The book had a strong opening and I was interested to see how the narrative would develop. Kinnings has created two good protagonists – George the family man who never intended to become a train driver, and Ed, the blind hostage negotiator. I liked the back story to George, a failed poet and muscian who has never had the courage to follow his dreams. Ed also was given an interesting background – and I can belive that a blind negotiator could use his intuition effectivey in these kinds of situations. For me, the violence was slightly too strong and not for the faint hearted but it did fit in with the dynamic narrative and brutal situation.
I can’t see many people wanting to read this on the tube, but other than that I think it makes a fast moving and enjoyable read....more
The first three books in the Alex Mavros series were published between 2002 and 2004, forming a trilogy which reflected Paul Johnston’s experiences liThe first three books in the Alex Mavros series were published between 2002 and 2004, forming a trilogy which reflected Paul Johnston’s experiences living first on a Greek island and then in Athens. There then followed a hiatus in the series while the author wrote some other excellent books, although the Greek trilogy was reissued with a new publisher in 2009. Finally in 2011 we had a new book in the series, set on the island of Crete.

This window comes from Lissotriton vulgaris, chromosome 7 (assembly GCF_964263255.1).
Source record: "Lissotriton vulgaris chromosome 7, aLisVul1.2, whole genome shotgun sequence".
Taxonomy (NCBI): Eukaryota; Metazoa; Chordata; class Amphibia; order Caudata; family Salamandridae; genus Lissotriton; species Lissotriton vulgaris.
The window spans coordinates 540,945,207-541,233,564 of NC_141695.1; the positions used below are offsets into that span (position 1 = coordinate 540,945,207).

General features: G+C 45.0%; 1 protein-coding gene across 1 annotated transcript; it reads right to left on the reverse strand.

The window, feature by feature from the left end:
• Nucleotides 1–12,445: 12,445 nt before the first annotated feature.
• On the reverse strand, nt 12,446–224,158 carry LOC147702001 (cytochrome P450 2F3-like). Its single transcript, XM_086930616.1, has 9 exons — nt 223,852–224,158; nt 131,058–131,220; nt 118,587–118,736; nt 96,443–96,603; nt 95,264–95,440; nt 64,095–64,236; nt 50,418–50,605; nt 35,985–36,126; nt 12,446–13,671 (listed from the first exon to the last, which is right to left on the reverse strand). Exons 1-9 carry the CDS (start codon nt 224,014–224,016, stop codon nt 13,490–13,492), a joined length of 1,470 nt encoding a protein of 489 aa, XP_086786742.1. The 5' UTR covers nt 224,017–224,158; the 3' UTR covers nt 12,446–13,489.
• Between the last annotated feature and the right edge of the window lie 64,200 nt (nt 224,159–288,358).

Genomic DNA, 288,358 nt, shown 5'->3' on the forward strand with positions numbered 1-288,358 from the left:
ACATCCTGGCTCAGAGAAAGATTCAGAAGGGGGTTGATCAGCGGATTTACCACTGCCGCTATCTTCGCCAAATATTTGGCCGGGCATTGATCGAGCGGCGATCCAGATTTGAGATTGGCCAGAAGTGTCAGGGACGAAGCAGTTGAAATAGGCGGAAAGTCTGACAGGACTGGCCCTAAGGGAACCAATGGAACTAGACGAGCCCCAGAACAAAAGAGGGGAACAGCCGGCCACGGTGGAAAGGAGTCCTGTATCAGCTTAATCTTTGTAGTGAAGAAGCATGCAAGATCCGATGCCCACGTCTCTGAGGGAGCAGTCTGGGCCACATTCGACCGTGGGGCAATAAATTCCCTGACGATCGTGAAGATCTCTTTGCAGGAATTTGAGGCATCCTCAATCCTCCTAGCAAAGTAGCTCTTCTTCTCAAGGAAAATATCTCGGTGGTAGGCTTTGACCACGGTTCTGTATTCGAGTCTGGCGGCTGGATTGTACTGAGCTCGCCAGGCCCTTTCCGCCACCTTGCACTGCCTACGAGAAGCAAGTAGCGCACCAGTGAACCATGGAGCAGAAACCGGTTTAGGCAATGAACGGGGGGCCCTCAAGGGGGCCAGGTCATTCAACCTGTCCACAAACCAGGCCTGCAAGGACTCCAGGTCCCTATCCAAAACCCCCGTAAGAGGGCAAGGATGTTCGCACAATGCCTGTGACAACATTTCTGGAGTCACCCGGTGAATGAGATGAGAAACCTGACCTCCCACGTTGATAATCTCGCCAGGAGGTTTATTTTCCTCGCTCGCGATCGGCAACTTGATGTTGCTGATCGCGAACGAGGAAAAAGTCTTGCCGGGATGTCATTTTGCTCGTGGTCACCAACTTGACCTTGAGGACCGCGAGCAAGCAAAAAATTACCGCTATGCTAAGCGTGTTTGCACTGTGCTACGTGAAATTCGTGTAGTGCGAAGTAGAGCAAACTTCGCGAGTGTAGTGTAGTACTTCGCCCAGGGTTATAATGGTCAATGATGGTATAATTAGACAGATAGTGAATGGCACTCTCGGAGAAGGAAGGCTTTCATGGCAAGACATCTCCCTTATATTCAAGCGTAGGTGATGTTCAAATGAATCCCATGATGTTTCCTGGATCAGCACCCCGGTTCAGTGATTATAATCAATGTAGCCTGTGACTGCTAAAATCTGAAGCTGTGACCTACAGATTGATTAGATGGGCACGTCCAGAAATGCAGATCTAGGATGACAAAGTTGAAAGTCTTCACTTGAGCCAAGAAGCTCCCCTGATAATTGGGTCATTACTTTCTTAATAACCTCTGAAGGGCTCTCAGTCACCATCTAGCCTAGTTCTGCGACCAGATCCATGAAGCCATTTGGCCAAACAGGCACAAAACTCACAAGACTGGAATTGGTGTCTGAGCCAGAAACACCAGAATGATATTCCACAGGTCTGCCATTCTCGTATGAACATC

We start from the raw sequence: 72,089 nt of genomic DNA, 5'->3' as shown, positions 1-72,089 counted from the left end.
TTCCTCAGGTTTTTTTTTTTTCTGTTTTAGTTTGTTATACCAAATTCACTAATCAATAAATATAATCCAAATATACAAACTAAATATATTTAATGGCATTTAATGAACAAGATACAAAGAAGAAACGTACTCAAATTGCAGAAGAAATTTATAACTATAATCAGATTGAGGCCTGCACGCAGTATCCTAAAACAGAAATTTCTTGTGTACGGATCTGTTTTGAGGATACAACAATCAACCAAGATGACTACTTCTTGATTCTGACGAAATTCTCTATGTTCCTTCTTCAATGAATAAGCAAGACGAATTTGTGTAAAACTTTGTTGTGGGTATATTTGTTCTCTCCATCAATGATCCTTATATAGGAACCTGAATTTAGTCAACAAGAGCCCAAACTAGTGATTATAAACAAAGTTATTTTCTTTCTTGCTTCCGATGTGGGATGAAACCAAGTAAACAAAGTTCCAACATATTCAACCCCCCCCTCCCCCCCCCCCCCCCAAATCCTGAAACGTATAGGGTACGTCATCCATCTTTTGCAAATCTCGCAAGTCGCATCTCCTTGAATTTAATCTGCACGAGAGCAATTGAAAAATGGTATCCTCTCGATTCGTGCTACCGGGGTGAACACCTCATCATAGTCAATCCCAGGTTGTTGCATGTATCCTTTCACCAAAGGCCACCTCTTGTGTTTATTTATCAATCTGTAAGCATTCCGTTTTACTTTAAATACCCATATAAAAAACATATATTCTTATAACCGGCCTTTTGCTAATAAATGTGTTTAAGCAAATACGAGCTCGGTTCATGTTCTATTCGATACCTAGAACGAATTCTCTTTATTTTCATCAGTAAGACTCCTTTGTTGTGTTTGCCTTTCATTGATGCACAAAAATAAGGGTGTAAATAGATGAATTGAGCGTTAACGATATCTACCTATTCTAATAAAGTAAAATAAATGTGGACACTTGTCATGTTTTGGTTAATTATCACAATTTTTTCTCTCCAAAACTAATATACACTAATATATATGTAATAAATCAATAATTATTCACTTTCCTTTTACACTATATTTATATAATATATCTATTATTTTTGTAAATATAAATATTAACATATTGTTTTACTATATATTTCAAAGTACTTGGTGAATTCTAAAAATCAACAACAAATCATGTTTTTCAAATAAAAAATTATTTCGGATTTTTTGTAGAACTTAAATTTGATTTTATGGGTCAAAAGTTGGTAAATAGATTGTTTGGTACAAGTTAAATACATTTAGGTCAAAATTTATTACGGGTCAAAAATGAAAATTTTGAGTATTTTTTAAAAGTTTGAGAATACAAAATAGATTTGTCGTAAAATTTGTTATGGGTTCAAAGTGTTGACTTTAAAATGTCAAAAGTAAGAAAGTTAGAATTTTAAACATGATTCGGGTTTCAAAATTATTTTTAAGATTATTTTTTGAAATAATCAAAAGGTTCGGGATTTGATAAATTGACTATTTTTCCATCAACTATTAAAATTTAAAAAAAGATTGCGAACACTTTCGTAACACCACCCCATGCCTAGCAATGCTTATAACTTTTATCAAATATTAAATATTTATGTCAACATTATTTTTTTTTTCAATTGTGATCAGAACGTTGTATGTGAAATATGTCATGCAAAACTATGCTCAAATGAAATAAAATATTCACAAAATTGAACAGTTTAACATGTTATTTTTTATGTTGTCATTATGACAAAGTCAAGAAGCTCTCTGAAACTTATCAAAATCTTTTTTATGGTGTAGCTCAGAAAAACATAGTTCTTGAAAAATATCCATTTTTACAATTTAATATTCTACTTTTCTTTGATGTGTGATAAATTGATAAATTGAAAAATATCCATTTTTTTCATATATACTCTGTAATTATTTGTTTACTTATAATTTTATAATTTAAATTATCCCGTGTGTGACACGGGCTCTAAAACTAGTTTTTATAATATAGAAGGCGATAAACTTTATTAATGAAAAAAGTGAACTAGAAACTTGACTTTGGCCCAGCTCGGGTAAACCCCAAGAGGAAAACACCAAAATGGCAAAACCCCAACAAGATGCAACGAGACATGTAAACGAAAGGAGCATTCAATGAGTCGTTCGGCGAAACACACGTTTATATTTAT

In his introduction, Johnston explains that rather than updating Mavros to 2012 and placing him in the middle of the Greek economic crisis, he wanted to pick up the narrative where it finished in the last book The Golden Silence. So The Silver Stain is set in 2003, which as he rightly points out was the period leading up to the Olympics, where huge public spending contributed to Greece’s current debt problems. Crete was a good choice of location for the book as there is a timelessness about the island with the vestiges of Minoan, Venetian, Ottoman and German occupation. It is the legacy of the Second World War that forms the basis of The Silver Stain.